Meaningful Thought/Writing

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Randy Nelson is Dean of Pixar University and gives a really nice 9-min talk below with important content for all professionals and students. The talk is called Learning and Working in the Collaborative Age. Pixar is the kind of company that focuses hard on the development of its people, and Nelson is someone who has a lot of experience helping very creative people communicate and collaborate better. Tips for creative success from Pixar Tips for creative success from Pixar
The Way We Work Is Changing - Hannah Morgan
by Alexandra Samuel | 9:30 AM July 15, 2010 [Visit Alexandra Samuel's new blog on HBR.org at http://blogs.hbr.org/samuel] #thankyoujesus for irl and online friends. Couldn’t live w/o either. Laptop down. It’s IRL Face Time! 10 Reasons to Stop Apologizing for Your Online Life - Alexandra Samuel - The Conversation 10 Reasons to Stop Apologizing for Your Online Life - Alexandra Samuel - The Conversation
by Matt Dixon and Lara Ponomareff | 8:36 AM July 28, 2010 Have you ever walked into an airport, seen that there is nobody in line at the check-in counter, but still made a bee-line for the self-service kiosk? Better yet, have you ever waited in line for an ATM machine even though there is nobody in line for the teller inside the bank? If you answered “yes” to either of these questions, you’re not alone. Most customers these days demonstrate a huge — and increasing — appetite for self-service, yet most companies run their operations as if customers prefer to interact with them live. In our research on this topic (which we discuss in our recent HBR article “Stop Trying to Delight Your Customers“), we’ve found that corporate leaders dramatically overestimate the extent to which their customers actually want to talk to them. Why Your Customers Don't Want to Talk to You - Matt Dixon and Lara Ponomareff - The Conversation Why Your Customers Don't Want to Talk to You - Matt Dixon and Lara Ponomareff - The Conversation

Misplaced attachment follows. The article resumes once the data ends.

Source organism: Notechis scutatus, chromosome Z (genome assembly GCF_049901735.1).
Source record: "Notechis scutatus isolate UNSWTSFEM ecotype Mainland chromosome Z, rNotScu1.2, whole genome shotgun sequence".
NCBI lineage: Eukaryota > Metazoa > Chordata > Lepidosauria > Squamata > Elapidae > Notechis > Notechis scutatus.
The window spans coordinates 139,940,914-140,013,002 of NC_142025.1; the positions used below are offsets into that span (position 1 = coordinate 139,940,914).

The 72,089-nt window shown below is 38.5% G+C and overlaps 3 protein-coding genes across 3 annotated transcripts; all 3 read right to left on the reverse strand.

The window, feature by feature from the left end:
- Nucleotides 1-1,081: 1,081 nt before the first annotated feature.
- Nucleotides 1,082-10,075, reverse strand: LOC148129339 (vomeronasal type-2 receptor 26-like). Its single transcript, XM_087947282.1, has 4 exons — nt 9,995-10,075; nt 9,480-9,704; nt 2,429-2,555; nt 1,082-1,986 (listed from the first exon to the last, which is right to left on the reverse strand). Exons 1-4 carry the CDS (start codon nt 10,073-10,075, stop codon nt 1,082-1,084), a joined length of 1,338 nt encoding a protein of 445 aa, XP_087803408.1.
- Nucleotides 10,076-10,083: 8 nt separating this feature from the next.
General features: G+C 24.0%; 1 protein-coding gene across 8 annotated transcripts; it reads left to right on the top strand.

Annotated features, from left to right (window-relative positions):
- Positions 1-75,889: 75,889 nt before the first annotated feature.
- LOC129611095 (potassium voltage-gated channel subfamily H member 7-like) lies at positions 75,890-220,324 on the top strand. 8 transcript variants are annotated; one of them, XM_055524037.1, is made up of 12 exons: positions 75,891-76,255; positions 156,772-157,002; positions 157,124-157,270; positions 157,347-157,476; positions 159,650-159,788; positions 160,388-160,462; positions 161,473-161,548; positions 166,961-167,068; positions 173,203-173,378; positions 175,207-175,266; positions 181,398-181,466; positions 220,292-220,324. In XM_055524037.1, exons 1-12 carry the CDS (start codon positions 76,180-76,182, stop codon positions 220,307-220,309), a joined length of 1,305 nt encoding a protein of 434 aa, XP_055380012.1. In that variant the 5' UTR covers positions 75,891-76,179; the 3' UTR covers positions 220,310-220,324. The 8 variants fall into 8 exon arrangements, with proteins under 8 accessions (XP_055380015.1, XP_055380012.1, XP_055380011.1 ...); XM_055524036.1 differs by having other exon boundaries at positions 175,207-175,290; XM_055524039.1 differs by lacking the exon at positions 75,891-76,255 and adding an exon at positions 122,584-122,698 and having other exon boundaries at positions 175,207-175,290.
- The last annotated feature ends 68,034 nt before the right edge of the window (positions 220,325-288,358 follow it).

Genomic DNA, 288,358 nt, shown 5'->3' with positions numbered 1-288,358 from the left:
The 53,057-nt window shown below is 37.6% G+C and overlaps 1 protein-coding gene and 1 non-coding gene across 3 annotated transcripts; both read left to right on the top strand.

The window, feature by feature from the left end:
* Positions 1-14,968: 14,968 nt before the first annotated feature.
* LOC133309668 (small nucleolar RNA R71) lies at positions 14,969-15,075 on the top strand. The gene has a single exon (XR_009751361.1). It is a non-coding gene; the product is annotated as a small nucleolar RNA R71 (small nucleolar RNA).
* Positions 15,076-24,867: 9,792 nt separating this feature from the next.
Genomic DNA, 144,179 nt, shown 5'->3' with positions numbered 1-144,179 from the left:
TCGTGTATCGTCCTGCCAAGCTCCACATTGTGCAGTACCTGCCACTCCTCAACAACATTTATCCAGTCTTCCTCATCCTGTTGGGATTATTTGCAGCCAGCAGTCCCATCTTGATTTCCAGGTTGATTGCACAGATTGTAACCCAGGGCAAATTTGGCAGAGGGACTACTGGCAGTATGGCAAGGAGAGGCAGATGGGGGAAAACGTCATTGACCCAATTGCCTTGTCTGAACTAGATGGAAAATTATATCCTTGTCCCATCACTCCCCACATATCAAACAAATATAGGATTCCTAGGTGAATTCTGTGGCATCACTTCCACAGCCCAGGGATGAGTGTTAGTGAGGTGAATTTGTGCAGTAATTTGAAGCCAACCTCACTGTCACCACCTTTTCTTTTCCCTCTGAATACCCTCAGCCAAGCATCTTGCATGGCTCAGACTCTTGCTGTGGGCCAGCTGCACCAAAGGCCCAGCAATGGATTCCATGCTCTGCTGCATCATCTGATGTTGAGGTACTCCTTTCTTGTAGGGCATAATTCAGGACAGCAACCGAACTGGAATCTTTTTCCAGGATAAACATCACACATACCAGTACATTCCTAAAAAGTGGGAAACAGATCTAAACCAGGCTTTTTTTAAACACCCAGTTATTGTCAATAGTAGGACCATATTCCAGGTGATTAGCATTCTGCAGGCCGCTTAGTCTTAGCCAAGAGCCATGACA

by Michael Schrage | 10:38 AM July 29, 2010 With innovation, entrepreneurship and significantly smarter fiscal policies, America should eventually escape its “hireless recovery.” But what won’t hasten new hiring — and might even dampen job prospects — is the mythical belief that higher education invariably leads to higher employment and better jobs. Higher Education Is Overrated; Skills Aren't - Michael Schrage Higher Education Is Overrated; Skills Aren't - Michael Schrage

The Creativity Crisis - Newsweek

The Creativity Crisis - Newsweek Back in 1958, Ted Schwarzrock was an 8-year-old third grader when he became one of the “Torrance kids,” a group of nearly 400 Minneapolis children who completed a series of creativity tasks newly designed by professor E. Paul Torrance. Schwarzrock still vividly remembers the moment when a psychologist handed him a fire truck and asked, “How could you improve this toy to make it better and more fun to play with?” He recalls the psychologist being excited by his answers. In fact, the psychologist’s session notes indicate Schwarzrock rattled off 25 improvements, such as adding a removable ladder and springs to the wheels. That wasn’t the only time he impressed the scholars, who judged Schwarzrock to have “unusual visual perspective” and “an ability to synthesize diverse elements into meaningful products.”